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Summaries for Patients |

Weight Loss and Results of Low-Carbohydrate Diets FREE

[+] Article and Author Information

The summary below is from the full report titled “The Effects of Low-Carbohydrate versus Conventional Weight Loss Diets in Severely Obese Adults: One-Year Follow-up of a Randomized Trial.” It is in the 18 May 2004 issue of Annals of Internal Medicine (volume 140, pages 778-785). The authors are L. Stern, N. Iqbal, P. Seshadri, K.L. Chicano, D.A. Daily, J. McGrory, M. Williams, E.J. Gracely, and F.F. Samaha.


Ann Intern Med. 2004;140(10):I-27. doi:10.7326/0003-4819-140-10-200405180-00002
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What is the problem and what is known about it so far?

Low-carbohydrate diets are popular among people who want to lose weight. Many people believe that more weight can be lost with low-carbohydrate diets than with diets that restrict calories and fat. A concern is that low-carbohydrate diets might have an unfavorable effect on metabolic factors such as cholesterol level and other types of fats in the blood that are linked to heart disease. However, low-carbohydrate diets may be beneficial for other metabolic factors, such as blood sugar, that are linked to diabetes. In 2003, these researchers reported that adults assigned to a low-carbohydrate diet lost more weight after 6 months than did adults on a low-fat diet. The low-carbohydrate diet group also had greater improvements in metabolic measures than did the low-fat diet group. Other studies suggest that people on low-carbohydrate diets regain weight by 1 year.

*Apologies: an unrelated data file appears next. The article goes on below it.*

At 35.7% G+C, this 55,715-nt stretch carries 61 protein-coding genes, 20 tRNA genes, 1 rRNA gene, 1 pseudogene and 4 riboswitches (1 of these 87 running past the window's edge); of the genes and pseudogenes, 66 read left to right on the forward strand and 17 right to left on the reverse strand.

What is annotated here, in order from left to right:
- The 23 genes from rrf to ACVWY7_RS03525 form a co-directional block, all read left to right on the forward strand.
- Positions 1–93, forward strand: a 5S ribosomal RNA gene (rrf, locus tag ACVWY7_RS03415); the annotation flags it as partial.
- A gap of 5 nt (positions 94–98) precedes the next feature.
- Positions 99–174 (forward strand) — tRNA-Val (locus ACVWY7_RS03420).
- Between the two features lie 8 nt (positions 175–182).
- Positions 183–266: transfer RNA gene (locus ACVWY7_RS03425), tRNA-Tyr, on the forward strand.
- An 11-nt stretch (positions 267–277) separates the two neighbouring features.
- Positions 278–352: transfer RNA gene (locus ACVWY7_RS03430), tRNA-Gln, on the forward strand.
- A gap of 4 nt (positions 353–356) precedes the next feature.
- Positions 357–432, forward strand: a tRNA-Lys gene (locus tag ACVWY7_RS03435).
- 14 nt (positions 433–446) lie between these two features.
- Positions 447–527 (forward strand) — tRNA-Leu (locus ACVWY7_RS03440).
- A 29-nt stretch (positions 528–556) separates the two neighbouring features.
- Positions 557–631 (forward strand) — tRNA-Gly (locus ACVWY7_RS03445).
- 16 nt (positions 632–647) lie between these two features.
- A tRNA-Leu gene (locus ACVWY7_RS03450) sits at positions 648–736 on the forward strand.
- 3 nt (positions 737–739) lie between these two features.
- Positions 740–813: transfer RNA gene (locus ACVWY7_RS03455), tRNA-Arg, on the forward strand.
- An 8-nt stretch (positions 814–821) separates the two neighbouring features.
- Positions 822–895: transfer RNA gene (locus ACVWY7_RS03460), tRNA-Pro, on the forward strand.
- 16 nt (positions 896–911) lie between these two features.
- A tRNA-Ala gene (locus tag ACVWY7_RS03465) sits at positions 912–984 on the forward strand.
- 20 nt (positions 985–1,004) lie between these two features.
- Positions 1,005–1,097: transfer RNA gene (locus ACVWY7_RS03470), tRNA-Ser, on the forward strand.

Why did the researchers do this particular study?

To determine the effect of a low-carbohydrate diet on weight and metabolic factors after 1 year.

Who was studied?

132 severely overweight adults. To participate in the study, people had to have a body mass index (BMI) of at least 35 kg/m2. Body mass index is a measure of the appropriateness of a person's weight. It is calculated by dividing weight in kilograms by the square of height in meters. A BMI calculator is available from the National Heart, Lung, and Blood Institute (http://www.nhlbisupport.com/bmi). Normal BMI is 18.5 kg/m2 to 24.9 kg/m2. People with BMIs of 25 kg/m2 to 29.9 kg/m2 are overweight, and people with BMIs of 30 kg/m2 or more are obese.

How was the study done?

The researchers assigned patients to either a low-carbohydrate diet or a conventional low-fat weight loss diet. They instructed the low-carbohydrate group to eat no more than 30 grams of carbohydrate per day. The conventional diet group received instructions to decrease calorie intake by 500 calories per day and have less than 30% of total calories from fat. The researchers collected information about weight at the start of the diet, after 6 months, and after 1 year. They collected blood specimens to test the levels of metabolic factors.

What did the researchers find?

After 1 year, patients in the low-carbohydrate group had more favorable levels of 2 types of blood fats (triglycerides and high-density lipoprotein cholesterol) than did patients on the conventional diet. However, weight loss and the other metabolic factors were similar in the 2 groups.

What were the limitations of the study?

Because the study included only severely overweight people, results might not apply to people with less severe weight problems. In addition, many people dropped out of the study by 1 year.

What are the implications of the study?

After 1 year, the low-carbohydrate diet provided no weight loss advantage over the conventional, low-fat diet. However, a low-carbohydrate diet may modestly improve some, but not all, metabolic factors. It is unknown whether these improvements will influence the future development of diabetes and cardiovascular disease.

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